As much as Lenin might have had to live down that his return was facilitated by a state that was simultaneously at war with the Russia, this was also the man that authorized the treaty of Brest-Litovsk.  Making deals with enemies and utilizing opportunities to continue preaching his brand of Marxism is what made Lenin the man he was.  Thus, reiterating that Germany was complicit in Lenin's return really does little to enhance our understanding of either the Russian Revolution or Lenin.  And once again I'm forced to wonder who is the intended audience for this text.

Tuesday, January 3, 2017

Architect of Soviet Victory in World War II: The Life and Theories of G.S. Isserson by Richard W. Harrison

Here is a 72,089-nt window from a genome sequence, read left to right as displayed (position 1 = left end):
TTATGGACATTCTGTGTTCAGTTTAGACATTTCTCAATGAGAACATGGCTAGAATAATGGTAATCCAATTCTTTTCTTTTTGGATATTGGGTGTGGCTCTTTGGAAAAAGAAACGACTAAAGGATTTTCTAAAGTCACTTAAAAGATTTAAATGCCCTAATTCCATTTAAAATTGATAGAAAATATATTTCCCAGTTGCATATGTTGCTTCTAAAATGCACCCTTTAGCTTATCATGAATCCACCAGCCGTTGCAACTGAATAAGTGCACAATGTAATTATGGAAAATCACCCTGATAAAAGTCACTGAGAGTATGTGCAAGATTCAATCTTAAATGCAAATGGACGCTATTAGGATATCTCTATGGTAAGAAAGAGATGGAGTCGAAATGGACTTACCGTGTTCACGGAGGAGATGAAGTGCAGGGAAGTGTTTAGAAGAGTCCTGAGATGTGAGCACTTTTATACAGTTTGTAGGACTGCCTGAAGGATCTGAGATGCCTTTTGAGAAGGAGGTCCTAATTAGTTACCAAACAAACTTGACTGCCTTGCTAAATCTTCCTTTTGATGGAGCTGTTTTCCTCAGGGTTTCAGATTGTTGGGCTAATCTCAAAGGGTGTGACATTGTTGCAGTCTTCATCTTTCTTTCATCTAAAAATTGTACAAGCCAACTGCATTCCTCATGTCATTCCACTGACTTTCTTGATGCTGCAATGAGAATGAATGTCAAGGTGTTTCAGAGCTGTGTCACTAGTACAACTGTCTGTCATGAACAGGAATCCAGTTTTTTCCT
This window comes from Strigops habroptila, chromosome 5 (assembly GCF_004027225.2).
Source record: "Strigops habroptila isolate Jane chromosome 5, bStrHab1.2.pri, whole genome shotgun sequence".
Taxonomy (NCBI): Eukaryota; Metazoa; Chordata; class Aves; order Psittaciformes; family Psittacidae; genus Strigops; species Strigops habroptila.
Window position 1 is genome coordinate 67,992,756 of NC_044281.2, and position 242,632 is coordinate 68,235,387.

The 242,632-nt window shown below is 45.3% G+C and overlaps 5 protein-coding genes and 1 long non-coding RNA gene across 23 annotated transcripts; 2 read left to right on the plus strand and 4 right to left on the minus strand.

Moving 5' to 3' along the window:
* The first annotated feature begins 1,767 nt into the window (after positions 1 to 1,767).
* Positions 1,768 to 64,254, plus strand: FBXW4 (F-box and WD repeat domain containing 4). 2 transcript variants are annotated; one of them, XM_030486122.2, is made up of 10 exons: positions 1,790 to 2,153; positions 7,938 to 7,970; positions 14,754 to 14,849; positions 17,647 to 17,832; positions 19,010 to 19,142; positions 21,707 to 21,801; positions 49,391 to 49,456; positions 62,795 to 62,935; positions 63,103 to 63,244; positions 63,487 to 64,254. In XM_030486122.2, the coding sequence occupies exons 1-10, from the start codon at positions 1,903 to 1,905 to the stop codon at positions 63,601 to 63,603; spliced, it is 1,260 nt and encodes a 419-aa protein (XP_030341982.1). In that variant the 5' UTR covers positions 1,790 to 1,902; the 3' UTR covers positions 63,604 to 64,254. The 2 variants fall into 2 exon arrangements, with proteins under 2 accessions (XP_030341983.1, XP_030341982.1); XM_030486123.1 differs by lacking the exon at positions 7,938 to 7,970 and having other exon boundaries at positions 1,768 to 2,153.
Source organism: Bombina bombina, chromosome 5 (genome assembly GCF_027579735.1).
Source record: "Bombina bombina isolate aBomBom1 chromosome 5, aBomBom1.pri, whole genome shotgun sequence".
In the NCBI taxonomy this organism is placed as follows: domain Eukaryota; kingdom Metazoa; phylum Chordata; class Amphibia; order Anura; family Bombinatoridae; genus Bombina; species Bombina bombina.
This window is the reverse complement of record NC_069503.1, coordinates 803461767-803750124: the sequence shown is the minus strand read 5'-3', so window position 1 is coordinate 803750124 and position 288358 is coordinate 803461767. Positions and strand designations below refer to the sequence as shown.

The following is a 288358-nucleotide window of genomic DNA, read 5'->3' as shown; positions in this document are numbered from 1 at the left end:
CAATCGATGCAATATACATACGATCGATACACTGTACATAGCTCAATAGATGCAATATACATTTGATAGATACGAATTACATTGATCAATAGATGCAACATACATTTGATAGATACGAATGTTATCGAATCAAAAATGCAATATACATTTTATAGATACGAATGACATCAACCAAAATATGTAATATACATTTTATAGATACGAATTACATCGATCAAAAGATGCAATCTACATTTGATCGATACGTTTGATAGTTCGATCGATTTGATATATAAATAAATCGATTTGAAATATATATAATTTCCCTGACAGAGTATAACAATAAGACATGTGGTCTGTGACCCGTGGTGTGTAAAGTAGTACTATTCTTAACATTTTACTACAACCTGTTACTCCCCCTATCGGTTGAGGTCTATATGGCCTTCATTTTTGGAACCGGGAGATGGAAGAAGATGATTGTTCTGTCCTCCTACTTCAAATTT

Those familiar with the Soviet Union's military advances in the interwar period will undoubtedly have come across the name G. S. Isserson.  Although often overlooked for more familiar personalities (Tukhachevskii, Triandafillov, Svechin, etc.) he was, in the opinion of the Harrison, one of the founding fathers, if not the founding father, of the concept of "deep operations."  This was without a doubt one of the most interesting studies I've read on the interwar Red Army and the evolution of Operational Art within the Soviet Union (a theme Harrison began to study in his previous book, "The Russian Way of War").  Isserson became a good candidate to study and analyze as he left behind a number of articles and full-length volumes expanding on his theories and ideas and he survived Stalin's purges.  Unlike the majority of the Red Army, he was imprisoned in June of 1941 and was released from the GULag after Stalin's death.  Thus he continued to discuss, publish and lecture on military theory after his release and up until his death.